BECKEL: You pay attention to the safety tips or they pay attention to the broads?

GUTFELD: This video -- Birds in Americans, they do this rip off of the Black Eyed Peas. And at 6 in the morning on a flight with this horrible music, you want the plane to crash. It's that bad.

All right. Coming up, it may be true. Rosie O'Donnell returns to "The View." Elisabeth Hasselbeck isn't very happy about it.


ELISABETH HASSELBECK, CO-HOST, ABC'S "THE VIEW" (via phone): Just left some pancakes with the kids and what could ruin a vacation more than to hear news like this?


GUTFELD: Wow. The story Shep refuses to touch and "Special Report" won't go near. More when "The Five" returns.


BECKEL: Pay attention to this story. Because when the year's stories are announced for 2014 as the most important, this will be one of them, and we broke it here on "The Five."

Seven years after Rosie O'Donnell's dramatic exit from "The View," she's reportedly set to return to the daytime chat show, following the recent cast shakeup. This morning one of her former co-hosts had a lot to say about the rumors. Here's Elisabeth Hasselbeck.


HASSELBECK (via phone): What can ruin a vacation more than to hear news like this, I -- I know Rosie very well. We worked quite closely. Talk about not securing the border. Herein comes to "The View" the very woman who has been in the face of our military, has been in the face of her own network and really in the face of a person who stood by her and had civilized debates for the time that she was there. Coming back with a bunch of control ready to regain a seat at "The View" table. Not surprising. I think this has been in the works for a long time.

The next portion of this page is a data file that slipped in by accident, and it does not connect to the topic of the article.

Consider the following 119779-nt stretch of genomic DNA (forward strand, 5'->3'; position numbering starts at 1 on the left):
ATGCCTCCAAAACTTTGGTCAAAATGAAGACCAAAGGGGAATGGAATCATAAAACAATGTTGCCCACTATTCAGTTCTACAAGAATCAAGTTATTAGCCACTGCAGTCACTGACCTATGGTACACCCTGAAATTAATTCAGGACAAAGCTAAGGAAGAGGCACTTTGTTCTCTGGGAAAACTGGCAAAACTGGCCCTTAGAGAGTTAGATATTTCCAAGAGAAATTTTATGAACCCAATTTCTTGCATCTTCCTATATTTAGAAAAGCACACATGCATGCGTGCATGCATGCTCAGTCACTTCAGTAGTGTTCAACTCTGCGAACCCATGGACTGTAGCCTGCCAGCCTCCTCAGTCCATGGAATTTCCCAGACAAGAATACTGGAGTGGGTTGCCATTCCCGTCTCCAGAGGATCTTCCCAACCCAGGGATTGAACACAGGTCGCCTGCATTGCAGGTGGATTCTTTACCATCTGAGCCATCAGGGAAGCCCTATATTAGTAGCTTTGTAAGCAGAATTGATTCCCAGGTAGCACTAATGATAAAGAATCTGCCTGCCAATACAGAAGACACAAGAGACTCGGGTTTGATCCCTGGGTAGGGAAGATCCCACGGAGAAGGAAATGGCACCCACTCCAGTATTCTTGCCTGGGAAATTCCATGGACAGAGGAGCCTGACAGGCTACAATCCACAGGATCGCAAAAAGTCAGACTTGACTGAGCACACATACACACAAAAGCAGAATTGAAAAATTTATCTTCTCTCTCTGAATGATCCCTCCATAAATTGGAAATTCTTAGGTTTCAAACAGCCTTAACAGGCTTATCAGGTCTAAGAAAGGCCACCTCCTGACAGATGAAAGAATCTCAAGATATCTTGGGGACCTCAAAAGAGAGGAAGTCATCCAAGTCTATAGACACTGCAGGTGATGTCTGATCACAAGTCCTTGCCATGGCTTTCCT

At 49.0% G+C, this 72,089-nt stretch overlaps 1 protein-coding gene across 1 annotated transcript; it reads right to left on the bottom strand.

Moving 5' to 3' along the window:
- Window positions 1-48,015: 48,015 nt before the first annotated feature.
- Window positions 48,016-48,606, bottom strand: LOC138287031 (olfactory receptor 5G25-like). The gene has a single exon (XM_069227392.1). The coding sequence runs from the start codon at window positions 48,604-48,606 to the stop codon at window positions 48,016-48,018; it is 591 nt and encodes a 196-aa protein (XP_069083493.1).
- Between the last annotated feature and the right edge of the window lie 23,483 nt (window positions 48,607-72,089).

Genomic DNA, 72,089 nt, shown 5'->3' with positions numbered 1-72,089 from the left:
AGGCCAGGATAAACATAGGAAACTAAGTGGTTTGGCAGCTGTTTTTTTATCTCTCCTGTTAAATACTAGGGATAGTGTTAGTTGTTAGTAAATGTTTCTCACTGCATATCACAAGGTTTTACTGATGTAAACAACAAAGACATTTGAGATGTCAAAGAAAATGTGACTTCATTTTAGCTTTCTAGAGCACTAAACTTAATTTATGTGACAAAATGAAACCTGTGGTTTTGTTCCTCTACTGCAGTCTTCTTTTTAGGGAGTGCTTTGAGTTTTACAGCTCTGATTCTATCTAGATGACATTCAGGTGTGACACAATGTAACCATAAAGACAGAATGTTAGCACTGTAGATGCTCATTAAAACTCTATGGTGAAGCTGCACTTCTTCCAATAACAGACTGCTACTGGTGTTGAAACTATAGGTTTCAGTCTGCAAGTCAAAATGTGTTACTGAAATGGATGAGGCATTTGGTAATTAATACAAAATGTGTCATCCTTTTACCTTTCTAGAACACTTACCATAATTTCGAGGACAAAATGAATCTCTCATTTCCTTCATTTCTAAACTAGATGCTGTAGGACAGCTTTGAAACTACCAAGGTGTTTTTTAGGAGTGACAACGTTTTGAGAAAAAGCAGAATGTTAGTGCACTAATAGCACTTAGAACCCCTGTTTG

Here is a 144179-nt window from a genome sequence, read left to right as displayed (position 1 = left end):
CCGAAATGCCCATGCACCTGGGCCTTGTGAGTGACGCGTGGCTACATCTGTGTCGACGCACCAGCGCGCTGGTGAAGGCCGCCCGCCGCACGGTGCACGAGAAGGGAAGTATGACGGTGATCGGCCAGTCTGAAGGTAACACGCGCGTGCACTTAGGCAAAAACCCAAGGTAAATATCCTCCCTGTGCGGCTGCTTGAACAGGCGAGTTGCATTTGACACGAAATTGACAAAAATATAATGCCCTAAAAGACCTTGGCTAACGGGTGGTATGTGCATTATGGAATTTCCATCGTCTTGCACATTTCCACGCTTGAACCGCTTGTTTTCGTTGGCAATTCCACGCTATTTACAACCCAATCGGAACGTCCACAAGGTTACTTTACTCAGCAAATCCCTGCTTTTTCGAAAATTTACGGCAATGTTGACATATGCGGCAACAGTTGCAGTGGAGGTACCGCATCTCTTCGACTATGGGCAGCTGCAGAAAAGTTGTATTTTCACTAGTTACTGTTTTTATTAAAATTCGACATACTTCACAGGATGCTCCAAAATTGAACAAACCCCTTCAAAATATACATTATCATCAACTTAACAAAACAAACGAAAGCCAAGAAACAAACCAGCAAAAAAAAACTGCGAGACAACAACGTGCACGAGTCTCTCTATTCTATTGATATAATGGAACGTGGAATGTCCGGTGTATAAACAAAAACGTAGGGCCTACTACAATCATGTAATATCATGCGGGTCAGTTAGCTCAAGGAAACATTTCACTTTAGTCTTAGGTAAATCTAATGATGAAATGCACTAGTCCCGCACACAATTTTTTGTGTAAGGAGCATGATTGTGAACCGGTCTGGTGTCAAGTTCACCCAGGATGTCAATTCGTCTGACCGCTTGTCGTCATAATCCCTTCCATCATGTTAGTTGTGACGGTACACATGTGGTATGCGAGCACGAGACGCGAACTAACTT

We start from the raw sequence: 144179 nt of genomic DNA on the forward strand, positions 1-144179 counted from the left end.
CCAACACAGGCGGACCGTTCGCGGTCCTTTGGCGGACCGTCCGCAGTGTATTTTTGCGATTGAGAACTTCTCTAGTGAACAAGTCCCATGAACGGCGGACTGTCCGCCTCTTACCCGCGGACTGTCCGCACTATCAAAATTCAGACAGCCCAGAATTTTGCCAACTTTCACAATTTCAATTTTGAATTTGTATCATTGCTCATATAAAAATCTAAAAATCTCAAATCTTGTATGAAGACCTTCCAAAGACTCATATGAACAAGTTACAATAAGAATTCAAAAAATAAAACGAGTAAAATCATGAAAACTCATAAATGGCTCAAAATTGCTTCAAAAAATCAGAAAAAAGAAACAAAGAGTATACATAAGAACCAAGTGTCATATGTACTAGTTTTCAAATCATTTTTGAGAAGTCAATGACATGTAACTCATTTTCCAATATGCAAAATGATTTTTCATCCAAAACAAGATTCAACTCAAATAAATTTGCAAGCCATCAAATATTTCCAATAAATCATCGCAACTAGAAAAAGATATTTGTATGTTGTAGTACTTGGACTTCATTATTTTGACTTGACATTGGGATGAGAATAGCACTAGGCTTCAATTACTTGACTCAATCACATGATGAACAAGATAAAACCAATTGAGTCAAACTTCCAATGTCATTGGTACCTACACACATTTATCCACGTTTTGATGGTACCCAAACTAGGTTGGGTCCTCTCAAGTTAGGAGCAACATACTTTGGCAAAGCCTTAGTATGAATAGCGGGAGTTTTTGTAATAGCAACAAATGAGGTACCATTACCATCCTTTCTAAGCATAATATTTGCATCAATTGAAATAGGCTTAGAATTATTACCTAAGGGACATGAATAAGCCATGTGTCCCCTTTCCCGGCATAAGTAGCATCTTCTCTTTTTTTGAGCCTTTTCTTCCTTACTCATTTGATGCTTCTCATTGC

BECKEL: We're going to tell you what the behind-the-scenes story was between the two of them in another episode of "The Five." But Elisabeth isn't surrounded, or surprise at all by the news. She thinks this has been in the works for a while.


HASSELBECK (via phone): Rosie herself told me on set while we were mic'ed up, that she produced the reunion show to have everyone together, and it was her idea. Now, would you think that the woman who left the way that she did would be producing Barbara's good-bye show? Here's the shocker. It was actually her hello show.


BECKEL: Greg, these are -- these are pretty serious allegations.

GUTFELD: Why we did not lead with this is unbelievable. This right now -- you cannot go out on the street. The people are rioting. I just saw a group of 55-year-old women turning over an ice-cream truck screaming "Rosie, Rosie, Rosie."

BECKEL: I saw you run down the street right now, because we announced it right here first.

GUTFELD: Oh, no, it's absolutely crazy. It's nuts. Geez. Did you see that?

BECKEL: Did Rosie just sit on you?

Dana, I mean, it's so staggering to me.

GUILFOYLE: Is this a real show?